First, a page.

How to Assign an SSL Certificate to Services in Exchange Server 2013

When an SSL certificate has been installed on an Exchange 2013 server it is not automatically enabled for any of the Exchange services such as IIS (for OWA, Outlook Anywhere, ActiveSync etc), POP, IMAP or SMTP.

The administrator must manually assign the certificate to the services that the SSL certificate is intended to be used for.

In the Exchange Administration Center navigate to Servers -> Certificates and choose the server that has the SSL certificate you wish to assign. The certificate must already been in a valid status before you can proceed further.

View the list of valid SSL certificates on the Exchange 2013 server

Click the edit icon and then select Services.

Edit the config of the SSL certificate to assign Exchange 2013 services

Tick the boxes for the services that you wish to assign the SSL certificate to, then click Save. The typical services to assign to an SSL certificate are IIS and SMTP.

See also Checkboxes Greyed Out When Managing Services for an Exchange 2013 SSL Certificate.

If you are overwriting existing certificates you will be prompted to confirm that.

Confirm overwriting existing certificates assigned to services

If you are using the same SSL certificate on multiple servers you can also export/import the certificate to those servers.

To test that the SSL certificate is working you can browse to the Outlook Web App URL for that server and see whether you receive an invalid certificate warning from your web browser.

Testing certificate validity using OWA

Comments

  1. Troy says

    Very informative article. I was trying to do the same method of creating, importing and enabling certs i used in 2007, and it more or less failed. Seems they changed the semantics of the powershell commands. So here is a question, I have deployed my new certs. In the past (2007) you removed the old certs. However there are 3 default certs, I am unsure if I am supposed to remove them or not, especially one of them CN=WMSvc. That sounds important?

    • says

      The shell parameters have changed a bit I think. 2010/2013 make it much easier to use the console/EAC tools to manage certs (for most scenarios) so I generally recommend people just use those.

      You can leave the default certs there.

  2. Jesse says

    Should we delete the old self signed certs after we get our new certificates or just leave them as is? Thank you for great information on Exchange 2013!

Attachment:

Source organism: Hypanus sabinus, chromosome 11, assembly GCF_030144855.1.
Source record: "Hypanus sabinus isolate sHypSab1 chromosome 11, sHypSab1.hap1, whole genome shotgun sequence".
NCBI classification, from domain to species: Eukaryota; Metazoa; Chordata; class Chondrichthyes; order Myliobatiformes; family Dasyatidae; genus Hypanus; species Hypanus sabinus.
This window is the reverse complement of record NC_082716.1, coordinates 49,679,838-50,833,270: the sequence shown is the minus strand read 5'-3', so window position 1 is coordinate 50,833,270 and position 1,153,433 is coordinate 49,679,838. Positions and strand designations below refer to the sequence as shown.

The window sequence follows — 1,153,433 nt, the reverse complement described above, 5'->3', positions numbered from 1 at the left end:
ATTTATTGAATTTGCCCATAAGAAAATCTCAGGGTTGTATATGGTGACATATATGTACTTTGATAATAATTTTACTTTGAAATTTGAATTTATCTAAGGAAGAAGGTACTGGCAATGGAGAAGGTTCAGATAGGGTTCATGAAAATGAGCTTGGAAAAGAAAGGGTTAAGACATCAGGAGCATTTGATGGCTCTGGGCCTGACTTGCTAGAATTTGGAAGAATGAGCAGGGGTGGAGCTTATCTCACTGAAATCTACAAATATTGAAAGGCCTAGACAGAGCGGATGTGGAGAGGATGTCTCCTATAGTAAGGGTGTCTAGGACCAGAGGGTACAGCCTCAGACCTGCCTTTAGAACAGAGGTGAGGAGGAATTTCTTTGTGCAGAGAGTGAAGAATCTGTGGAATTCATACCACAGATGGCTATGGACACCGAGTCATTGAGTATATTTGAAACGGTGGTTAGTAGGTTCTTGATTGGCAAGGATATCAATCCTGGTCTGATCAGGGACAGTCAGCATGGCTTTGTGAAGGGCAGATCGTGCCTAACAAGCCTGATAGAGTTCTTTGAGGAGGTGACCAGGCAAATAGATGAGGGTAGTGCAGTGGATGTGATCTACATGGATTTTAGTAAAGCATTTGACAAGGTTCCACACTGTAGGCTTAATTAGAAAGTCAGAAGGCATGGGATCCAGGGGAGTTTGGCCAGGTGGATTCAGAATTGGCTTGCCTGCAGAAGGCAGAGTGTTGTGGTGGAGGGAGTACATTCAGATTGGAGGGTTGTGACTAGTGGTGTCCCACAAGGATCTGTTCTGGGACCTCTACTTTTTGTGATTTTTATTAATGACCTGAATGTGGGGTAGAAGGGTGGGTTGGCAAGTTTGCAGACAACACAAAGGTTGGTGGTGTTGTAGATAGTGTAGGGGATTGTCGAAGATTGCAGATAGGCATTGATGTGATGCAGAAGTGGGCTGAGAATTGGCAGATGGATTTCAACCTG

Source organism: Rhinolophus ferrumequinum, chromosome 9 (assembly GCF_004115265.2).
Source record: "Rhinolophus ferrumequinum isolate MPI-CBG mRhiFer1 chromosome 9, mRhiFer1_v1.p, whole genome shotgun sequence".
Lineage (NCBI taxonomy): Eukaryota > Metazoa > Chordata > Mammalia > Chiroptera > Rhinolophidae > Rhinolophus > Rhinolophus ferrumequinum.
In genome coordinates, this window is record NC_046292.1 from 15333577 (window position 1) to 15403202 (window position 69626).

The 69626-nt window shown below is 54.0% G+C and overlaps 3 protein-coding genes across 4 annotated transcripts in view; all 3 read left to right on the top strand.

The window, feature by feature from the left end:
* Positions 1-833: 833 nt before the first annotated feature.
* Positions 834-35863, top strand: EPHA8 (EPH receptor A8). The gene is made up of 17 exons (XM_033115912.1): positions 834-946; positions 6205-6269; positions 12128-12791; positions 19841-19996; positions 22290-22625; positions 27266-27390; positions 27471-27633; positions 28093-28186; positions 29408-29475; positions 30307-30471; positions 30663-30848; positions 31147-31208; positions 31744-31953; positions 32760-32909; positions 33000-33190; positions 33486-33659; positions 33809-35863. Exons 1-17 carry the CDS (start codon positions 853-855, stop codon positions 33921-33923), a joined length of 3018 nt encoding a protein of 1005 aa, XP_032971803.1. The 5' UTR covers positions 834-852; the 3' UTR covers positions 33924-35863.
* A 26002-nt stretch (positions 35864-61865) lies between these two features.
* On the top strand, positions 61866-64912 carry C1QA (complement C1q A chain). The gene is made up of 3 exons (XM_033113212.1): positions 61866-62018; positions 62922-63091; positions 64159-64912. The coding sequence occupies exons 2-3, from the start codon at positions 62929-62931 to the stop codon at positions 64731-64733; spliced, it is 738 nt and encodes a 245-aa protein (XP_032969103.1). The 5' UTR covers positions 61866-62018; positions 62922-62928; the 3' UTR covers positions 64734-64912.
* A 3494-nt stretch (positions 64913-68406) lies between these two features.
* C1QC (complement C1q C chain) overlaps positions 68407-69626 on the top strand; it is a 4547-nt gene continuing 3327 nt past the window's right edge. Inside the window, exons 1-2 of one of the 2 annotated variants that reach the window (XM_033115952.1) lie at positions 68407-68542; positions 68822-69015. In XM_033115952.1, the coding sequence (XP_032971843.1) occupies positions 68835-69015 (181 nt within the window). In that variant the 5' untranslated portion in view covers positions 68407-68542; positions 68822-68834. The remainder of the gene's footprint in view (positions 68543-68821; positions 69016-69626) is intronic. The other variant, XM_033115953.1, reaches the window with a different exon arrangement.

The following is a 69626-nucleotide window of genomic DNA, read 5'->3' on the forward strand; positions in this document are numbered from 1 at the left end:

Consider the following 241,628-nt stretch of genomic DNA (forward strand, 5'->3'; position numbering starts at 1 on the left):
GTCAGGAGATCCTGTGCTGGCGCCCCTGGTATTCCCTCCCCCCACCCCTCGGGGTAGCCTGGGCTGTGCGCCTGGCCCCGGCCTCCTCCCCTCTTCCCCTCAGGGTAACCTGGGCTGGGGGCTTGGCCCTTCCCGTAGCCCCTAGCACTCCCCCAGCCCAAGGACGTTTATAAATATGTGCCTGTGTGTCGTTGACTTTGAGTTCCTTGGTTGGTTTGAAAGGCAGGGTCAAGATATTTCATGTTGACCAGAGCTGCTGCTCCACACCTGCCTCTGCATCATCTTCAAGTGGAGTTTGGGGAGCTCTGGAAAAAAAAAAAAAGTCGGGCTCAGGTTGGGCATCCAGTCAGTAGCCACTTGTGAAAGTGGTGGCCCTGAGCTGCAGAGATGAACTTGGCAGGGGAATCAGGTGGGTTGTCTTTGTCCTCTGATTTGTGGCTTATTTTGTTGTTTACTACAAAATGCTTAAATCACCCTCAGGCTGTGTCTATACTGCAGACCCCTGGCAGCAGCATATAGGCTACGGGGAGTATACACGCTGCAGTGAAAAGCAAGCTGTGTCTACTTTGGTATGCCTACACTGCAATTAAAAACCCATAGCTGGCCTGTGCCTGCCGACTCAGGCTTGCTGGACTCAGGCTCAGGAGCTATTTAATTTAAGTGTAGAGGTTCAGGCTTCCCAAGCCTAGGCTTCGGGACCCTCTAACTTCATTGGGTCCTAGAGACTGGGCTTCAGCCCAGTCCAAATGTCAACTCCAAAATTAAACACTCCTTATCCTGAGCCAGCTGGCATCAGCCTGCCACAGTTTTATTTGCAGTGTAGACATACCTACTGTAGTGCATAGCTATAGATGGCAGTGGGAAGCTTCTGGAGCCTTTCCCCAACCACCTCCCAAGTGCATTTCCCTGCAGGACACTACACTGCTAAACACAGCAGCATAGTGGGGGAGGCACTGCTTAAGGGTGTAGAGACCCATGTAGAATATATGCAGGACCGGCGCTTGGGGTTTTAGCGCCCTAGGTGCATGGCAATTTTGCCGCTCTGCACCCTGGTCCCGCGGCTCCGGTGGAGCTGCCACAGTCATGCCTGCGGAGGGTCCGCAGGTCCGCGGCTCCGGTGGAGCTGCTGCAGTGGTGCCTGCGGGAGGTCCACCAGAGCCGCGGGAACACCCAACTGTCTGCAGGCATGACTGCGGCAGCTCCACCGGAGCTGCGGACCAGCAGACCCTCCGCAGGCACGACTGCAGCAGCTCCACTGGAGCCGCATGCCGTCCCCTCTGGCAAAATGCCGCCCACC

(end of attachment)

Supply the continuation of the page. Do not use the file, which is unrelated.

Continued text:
3. cuocdoi says

    Hi Paul,

    For internal user/non-domain PC, do I need to create certificate ? and do I need to configure DNS record ?

    • says

      I generally recommend creating new certificates instead of relying on the self-signed ones.

      Yes you’ll need to create DNS records for any names/aliases you plan to use for different services (eg mail.domain.com).

  4. Doug Ickes says

    I currently have a certificate from GODaddy on my existing production Exchange 2007 Server. I am now adding Exchange 2013 to my domain to run in parallel until I have all of my mailboxes migrated. How can I take the existing cert that is running on the 2007 server and add the Exchange 2013 server to it as well,.

    My cert from GoDaddy allows for multiple domains/servers. Can I just add the new server to the cert then download and import to the 2013 Server?

  5. Sharkking says

    Hi there,

    does anyone made it to use a wildcard cretificate with exchange 2013 and imap ?

    WARNING: This certificate with thumbprint and subject ‘*.domain.tld’ cannot used
    for IMAP SSL/TLS connections because the subject is not a Fully Qualified Domain Name (FQDN). Use command
    Set-IMAPSettings to set X509CertificateName to the FQDN of the service.

    Trying to set the fqn gives no error

    [PS] C:\Windows\system32>Set-IMAPSettings -server -X509CertificateName mail.domain.tld
    WARNING: Changes to IMAP4 settings will only take effect after all Microsoft Exchange IMAP4 services are restarted

    after service restart same error as above when trying to enable ssl.

  6. Ryan says

    Hoping you can help Paul,

    I’ve setup a single server Exchange 2013 env, external webmail.domain.com and internally they access Outlook Anywhere with either exchangeserver.ad.domain.com or autodiscover.ad.domain.com (not sure which), I have two Wildcard Certs. *.ad.domain.com and *.domain.com.